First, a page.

v.  Approved the consultation with the Chair and Spokes for the Planning & Transport Scrutiny Committee, in liaison with the South Cambridgeshire Lead Cabinet Member for Planning and in consultation with members of the Joint Local Planning Advisory Group, to consider and agree, as is consistent with this Council’s Corporate Objectives, any material changes to the Local Plan Issues & Options report text (at Appendix E) and supporting documents (at Appendices A, B (chapter 6), F, G and H) prior to the commencement of the consultation period, including any proposed by South Cambridgeshire District Council.

  vi.  Delegated authority to the Joint Director of Planning and Economic Development, in liaison with the Executive Councillor for Planning Policy and Open Spaces and South Cambridgeshire District Council Lead Cabinet Member for Planning, and the Chair and Spokes for the Planning & Transport Scrutiny Committee, and in consultation with members of the Joint Local Planning Advisory Group,  to make editorial changes to the Local Plan Issues & Options report text (at Appendix E) and supporting documents (at Appendices A, B (chapter 6), F, G and H)  prior to the commencement of the consultation period (to comprise minor amendments and factual updates and clarifications).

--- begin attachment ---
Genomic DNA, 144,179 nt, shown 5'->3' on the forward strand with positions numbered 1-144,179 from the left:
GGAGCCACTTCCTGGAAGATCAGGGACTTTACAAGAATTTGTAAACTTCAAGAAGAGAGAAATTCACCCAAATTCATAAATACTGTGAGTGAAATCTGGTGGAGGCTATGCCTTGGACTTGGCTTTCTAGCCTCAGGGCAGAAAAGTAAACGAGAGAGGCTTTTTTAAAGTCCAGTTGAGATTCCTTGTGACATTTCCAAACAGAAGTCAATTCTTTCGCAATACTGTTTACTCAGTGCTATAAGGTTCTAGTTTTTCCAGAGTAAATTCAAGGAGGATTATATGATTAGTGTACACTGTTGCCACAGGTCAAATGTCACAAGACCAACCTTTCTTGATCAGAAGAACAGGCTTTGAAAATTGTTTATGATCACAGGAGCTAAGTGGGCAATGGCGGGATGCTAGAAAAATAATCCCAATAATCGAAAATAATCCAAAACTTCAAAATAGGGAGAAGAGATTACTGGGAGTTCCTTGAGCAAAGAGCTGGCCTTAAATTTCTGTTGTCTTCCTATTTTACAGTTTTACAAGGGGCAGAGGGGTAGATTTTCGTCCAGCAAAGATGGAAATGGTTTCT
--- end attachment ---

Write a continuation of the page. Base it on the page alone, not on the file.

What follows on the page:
vii.  Delegated authority to the Joint Director of Planning and Economic Development, in liaison with the Executive Councillor for Planning Policy and Open Spaces and South Cambridgeshire District Council Lead Cabinet Member for Planning, and the Chair and Spokes for the Planning & Transport Scrutiny Committee to update the Local Development Scheme to reflect the amended consultation period.

 

Reason for the Decision

As set out in the Officer’s report.

 

Any Alternative Options Considered and Rejected

Not applicable.

 

Scrutiny Considerations

The Committee received a report from the Joint Director of Planning & Economic Development which formed part of the early stages in preparing the next Local Plan which was being prepared jointly by Cambridge City Council and South Cambridgeshire District Council.

 

The Committee received a presentation to the report with an introduction from the Strategy & Economy Manager, followed by an External Consultant who presented ‘Lessons learnt’ from the recent local plan.

 

The Joint Director of Planning & Economic Development and External Consultant, Planning Policy Manager (Interim) said the following in response to Members’ questions:

 

  i.  The issue of affordable housing was a challenging one, particularly in Cambridge. Plans have to reflect national guidance which does not support providing affordable housing on schemes of  ten or less dwellings.